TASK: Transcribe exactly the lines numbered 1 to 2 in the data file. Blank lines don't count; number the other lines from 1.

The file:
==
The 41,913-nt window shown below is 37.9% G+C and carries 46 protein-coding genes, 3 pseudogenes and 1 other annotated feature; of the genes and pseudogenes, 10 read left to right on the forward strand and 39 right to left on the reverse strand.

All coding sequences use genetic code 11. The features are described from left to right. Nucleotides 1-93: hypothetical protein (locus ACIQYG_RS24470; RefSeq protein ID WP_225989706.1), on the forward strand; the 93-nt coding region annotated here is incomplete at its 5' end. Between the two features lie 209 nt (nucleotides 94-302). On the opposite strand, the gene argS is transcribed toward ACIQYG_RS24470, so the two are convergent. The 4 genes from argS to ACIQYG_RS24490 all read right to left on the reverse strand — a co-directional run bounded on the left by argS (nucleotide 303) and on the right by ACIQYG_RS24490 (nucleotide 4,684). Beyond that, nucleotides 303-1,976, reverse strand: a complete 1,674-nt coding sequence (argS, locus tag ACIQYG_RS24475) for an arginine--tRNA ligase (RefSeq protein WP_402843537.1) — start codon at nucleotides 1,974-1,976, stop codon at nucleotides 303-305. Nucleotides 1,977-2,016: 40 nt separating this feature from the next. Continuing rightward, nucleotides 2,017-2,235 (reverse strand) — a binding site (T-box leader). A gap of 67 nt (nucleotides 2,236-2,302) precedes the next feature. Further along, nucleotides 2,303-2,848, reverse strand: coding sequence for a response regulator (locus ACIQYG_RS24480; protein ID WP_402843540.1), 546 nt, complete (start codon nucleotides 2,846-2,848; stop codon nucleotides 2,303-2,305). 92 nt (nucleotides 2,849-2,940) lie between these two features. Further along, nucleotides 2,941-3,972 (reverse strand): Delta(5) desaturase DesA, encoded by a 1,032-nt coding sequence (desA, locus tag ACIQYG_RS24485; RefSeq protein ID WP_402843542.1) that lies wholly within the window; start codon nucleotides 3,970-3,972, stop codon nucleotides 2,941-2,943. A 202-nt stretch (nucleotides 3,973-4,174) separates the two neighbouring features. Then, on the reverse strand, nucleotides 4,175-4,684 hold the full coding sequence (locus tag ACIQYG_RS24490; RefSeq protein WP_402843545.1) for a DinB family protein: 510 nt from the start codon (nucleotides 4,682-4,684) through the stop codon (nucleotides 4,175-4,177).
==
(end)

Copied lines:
The 41,913-nt window shown below is 37.9% G+C and carries 46 protein-coding genes, 3 pseudogenes and 1 other annotated feature; of the genes and pseudogenes, 10 read left to right on the forward strand and 39 right to left on the reverse strand.

All coding sequences use genetic code 11. The features are described from left to right. Nucleotides 1-93: hypothetical protein (locus ACIQYG_RS24470; RefSeq protein ID WP_225989706.1), on the forward strand; the 93-nt coding region annotated here is incomplete at its 5' end. Between the two features lie 209 nt (nucleotides 94-302). On the opposite strand, the gene argS is transcribed toward ACIQYG_RS24470, so the two are convergent. The 4 genes from argS to ACIQYG_RS24490 all read right to left on the reverse strand — a co-directional run bounded on the left by argS (nucleotide 303) and on the right by ACIQYG_RS24490 (nucleotide 4,684). Beyond that, nucleotides 303-1,976, reverse strand: a complete 1,674-nt coding sequence (argS, locus tag ACIQYG_RS24475) for an arginine--tRNA ligase (RefSeq protein WP_402843537.1) — start codon at nucleotides 1,974-1,976, stop codon at nucleotides 303-305. Nucleotides 1,977-2,016: 40 nt separating this feature from the next. Continuing rightward, nucleotides 2,017-2,235 (reverse strand) — a binding site (T-box leader). A gap of 67 nt (nucleotides 2,236-2,302) precedes the next feature. Further along, nucleotides 2,303-2,848, reverse strand: coding sequence for a response regulator (locus ACIQYG_RS24480; protein ID WP_402843540.1), 546 nt, complete (start codon nucleotides 2,846-2,848; stop codon nucleotides 2,303-2,305). 92 nt (nucleotides 2,849-2,940) lie between these two features. Further along, nucleotides 2,941-3,972 (reverse strand): Delta(5) desaturase DesA, encoded by a 1,032-nt coding sequence (desA, locus tag ACIQYG_RS24485; RefSeq protein ID WP_402843542.1) that lies wholly within the window; start codon nucleotides 3,970-3,972, stop codon nucleotides 2,941-2,943. A 202-nt stretch (nucleotides 3,973-4,174) separates the two neighbouring features. Then, on the reverse strand, nucleotides 4,175-4,684 hold the full coding sequence (locus tag ACIQYG_RS24490; RefSeq protein WP_402843545.1) for a DinB family protein: 510 nt from the start codon (nucleotides 4,682-4,684) through the stop codon (nucleotides 4,175-4,177).